The Four Fundamentals of Patient Care: Part II

By Judy Kay Mausolf

In a recent blog, I shared with you some of the advice I give to my clients to help them cultivate a happier, healthier and higher performing culture while delivering care with more focus and passion! I covered the first fundamental—which is “Know Them”—in my previous post. In this blog, I want to reveal the second and third fundamentals of my philosophy for showing patients you care.

2. Don’t Judge! It is human nature to have our favorite patients, and  we go above and beyond in delivering their care. We are, in essence, judging our patients based on their behavior. Sure, we will be courteous and polite, but before we go all out, we evaluate their worthiness first. It’s as if they need to meet some kind of external standard we have set in our mind. Unfortunately, we often treat certain patients differently based on external standards—such as being tardy, quirky, uptight, anxious or upset—and fail to deliver the level of care that we would for our favorite patients…our VIPs!

If we are truly going to care for someone, we will look past the outward and go right to the heart. Instead of prejudging people before we get to know them, we should always show genuine interest—regardless of circumstances and personality. When we sincerely care for people, we will always be a person with whom others feel comfortable. They will feel confident that we don’t have a hidden agenda and they will trust that we will listen to them without judging them.

Active listening is often the biggest validation to show that we care! Be an active listener by:

  • Making eye contact
  • Smiling at patients
  • Being polite
  • Focusing on what they are saying

3. Show Empathy! Empathy is essential if we want to show our patients we care. Sometimes it may seem hard to show empathy to patients who are displaying less than desirable behaviors. I am not suggesting we just fake it; instead, come from a real place by entering their world. Imagine what it feels like to walk in their shoes by asking yourself the following questions:

  • What would it take for me to act like that?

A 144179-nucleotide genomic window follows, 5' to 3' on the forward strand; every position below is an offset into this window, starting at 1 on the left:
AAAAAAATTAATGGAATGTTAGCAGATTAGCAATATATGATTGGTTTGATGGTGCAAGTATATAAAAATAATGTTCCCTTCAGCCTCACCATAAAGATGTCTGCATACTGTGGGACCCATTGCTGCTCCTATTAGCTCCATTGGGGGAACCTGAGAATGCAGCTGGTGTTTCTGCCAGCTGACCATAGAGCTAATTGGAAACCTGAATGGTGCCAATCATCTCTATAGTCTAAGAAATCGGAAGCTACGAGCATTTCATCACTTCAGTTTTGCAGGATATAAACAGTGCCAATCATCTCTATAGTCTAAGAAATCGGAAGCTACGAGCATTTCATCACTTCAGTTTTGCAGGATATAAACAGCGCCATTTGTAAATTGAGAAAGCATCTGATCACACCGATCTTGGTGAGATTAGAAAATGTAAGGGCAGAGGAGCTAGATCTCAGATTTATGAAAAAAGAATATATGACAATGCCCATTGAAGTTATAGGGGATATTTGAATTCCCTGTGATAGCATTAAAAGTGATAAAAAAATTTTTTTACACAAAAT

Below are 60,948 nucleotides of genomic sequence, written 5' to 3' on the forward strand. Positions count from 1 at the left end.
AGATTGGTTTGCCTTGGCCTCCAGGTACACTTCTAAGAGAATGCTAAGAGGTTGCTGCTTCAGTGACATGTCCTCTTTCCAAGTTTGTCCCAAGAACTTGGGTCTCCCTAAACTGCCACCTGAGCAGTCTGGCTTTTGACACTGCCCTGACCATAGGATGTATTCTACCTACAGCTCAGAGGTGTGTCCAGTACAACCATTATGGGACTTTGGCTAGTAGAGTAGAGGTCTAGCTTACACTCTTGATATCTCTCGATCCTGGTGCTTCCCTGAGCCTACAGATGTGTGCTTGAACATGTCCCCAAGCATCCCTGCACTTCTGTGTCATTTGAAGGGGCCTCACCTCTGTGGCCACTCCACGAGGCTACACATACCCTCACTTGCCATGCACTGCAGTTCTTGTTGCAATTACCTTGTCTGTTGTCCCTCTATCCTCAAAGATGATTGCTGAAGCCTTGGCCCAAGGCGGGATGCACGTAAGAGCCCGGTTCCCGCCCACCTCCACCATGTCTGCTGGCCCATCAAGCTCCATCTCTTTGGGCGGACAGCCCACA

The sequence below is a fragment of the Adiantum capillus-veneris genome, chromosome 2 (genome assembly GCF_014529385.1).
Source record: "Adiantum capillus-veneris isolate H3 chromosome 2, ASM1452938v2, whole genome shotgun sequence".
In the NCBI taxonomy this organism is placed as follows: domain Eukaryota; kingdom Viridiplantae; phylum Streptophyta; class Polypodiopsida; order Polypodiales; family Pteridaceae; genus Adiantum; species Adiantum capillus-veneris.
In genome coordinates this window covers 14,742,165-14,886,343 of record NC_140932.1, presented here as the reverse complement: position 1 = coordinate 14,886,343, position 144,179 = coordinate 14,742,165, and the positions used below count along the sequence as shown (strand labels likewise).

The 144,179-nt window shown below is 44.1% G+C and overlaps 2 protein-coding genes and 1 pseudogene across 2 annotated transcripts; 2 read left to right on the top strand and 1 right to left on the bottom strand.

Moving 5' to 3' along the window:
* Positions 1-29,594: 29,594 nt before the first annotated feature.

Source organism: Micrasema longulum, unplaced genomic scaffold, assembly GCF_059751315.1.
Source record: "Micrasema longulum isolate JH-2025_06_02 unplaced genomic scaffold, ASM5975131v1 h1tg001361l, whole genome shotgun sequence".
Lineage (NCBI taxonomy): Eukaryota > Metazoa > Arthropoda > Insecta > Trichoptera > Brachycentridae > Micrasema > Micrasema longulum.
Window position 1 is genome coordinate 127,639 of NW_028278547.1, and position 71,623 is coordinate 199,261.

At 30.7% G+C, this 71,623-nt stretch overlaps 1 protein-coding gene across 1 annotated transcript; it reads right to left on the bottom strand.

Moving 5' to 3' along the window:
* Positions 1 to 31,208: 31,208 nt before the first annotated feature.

• Would I feel differently if it were my mom or dad (a family member) behaving this way?
  • How would I feel if this were happening to me or if I were in their circumstances?

Any time we can imagine the situation from the other person’s point of view, we lower our own defenses and—in the process—defuse their anger. Imagination influences feelings and feelings are the source of desire. It makes our actions easy and natural and real when we desire to do something. Compassion, caring, comforting and kindness make up the bulk of adjectives linked to patient loyalty and are rooted in one’s capacity for empathy. According to the dictionary, “empathy” is “the ability to share in another’s emotions or feelings.” It is composed of two Greek words that mean “affection” and “feeling.” When our patents receive empathy, they feel loved and cared about.

Check back soon to discover the fourth and final fundamental in a future post.

If you want to learn more about delivering exceptional patient care, I hope you come see me at the 2017 Oral Global Health Summit. I would love to hear your ideas on this topic as well as to learn about what’s working well for you in your practice. If you haven’t already registered for the Summit, I am pleased to offer you some incentive to do it today. Here’s $200 off your registration! Just enter BLOG when you register.

I can’t wait to see you at the Summit.

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